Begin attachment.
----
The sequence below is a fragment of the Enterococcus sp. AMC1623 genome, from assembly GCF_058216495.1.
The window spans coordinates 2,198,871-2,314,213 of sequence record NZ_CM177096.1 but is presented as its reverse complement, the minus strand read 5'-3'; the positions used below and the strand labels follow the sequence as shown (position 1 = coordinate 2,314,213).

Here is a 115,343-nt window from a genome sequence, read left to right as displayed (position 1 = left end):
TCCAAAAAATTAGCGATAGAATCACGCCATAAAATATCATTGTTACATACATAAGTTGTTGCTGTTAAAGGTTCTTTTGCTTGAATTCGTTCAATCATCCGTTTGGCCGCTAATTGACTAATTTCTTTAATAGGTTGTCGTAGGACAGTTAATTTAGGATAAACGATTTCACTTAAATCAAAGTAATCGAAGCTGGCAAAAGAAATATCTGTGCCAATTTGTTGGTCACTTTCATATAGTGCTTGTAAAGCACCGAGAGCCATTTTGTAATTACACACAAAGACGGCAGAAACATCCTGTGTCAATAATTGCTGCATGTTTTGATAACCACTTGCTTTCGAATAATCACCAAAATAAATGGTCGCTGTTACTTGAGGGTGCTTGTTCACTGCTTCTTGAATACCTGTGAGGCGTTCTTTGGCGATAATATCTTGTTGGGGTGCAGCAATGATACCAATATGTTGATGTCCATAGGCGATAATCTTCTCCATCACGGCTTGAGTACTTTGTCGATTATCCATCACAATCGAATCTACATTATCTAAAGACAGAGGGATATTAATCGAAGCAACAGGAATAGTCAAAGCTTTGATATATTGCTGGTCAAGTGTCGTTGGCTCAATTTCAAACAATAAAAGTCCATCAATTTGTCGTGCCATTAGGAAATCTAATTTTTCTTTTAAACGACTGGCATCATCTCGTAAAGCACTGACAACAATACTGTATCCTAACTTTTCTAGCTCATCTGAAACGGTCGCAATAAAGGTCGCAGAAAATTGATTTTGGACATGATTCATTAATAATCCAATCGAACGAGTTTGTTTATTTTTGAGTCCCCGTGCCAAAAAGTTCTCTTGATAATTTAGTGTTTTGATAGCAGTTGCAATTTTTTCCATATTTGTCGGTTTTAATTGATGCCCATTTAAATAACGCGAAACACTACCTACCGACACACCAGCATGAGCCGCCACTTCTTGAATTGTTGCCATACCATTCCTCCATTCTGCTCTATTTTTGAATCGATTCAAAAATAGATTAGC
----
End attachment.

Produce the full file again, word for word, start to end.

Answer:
The sequence below is a fragment of the Enterococcus sp. AMC1623 genome, from assembly GCF_058216495.1.
The window spans coordinates 2,198,871-2,314,213 of sequence record NZ_CM177096.1 but is presented as its reverse complement, the minus strand read 5'-3'; the positions used below and the strand labels follow the sequence as shown (position 1 = coordinate 2,314,213).

Here is a 115,343-nt window from a genome sequence, read left to right as displayed (position 1 = left end):
TCCAAAAAATTAGCGATAGAATCACGCCATAAAATATCATTGTTACATACATAAGTTGTTGCTGTTAAAGGTTCTTTTGCTTGAATTCGTTCAATCATCCGTTTGGCCGCTAATTGACTAATTTCTTTAATAGGTTGTCGTAGGACAGTTAATTTAGGATAAACGATTTCACTTAAATCAAAGTAATCGAAGCTGGCAAAAGAAATATCTGTGCCAATTTGTTGGTCACTTTCATATAGTGCTTGTAAAGCACCGAGAGCCATTTTGTAATTACACACAAAGACGGCAGAAACATCCTGTGTCAATAATTGCTGCATGTTTTGATAACCACTTGCTTTCGAATAATCACCAAAATAAATGGTCGCTGTTACTTGAGGGTGCTTGTTCACTGCTTCTTGAATACCTGTGAGGCGTTCTTTGGCGATAATATCTTGTTGGGGTGCAGCAATGATACCAATATGTTGATGTCCATAGGCGATAATCTTCTCCATCACGGCTTGAGTACTTTGTCGATTATCCATCACAATCGAATCTACATTATCTAAAGACAGAGGGATATTAATCGAAGCAACAGGAATAGTCAAAGCTTTGATATATTGCTGGTCAAGTGTCGTTGGCTCAATTTCAAACAATAAAAGTCCATCAATTTGTCGTGCCATTAGGAAATCTAATTTTTCTTTTAAACGACTGGCATCATCTCGTAAAGCACTGACAACAATACTGTATCCTAACTTTTCTAGCTCATCTGAAACGGTCGCAATAAAGGTCGCAGAAAATTGATTTTGGACATGATTCATTAATAATCCAATCGAACGAGTTTGTTTATTTTTGAGTCCCCGTGCCAAAAAGTTCTCTTGATAATTTAGTGTTTTGATAGCAGTTGCAATTTTTTCCATATTTGTCGGTTTTAATTGATGCCCATTTAAATAACGCGAAACACTACCTACCGACACACCAGCATGAGCCGCCACTTCTTGAATTGTTGCCATACCATTCCTCCATTCTGCTCTATTTTTGAATCGATTCAAAAATAGATTAGC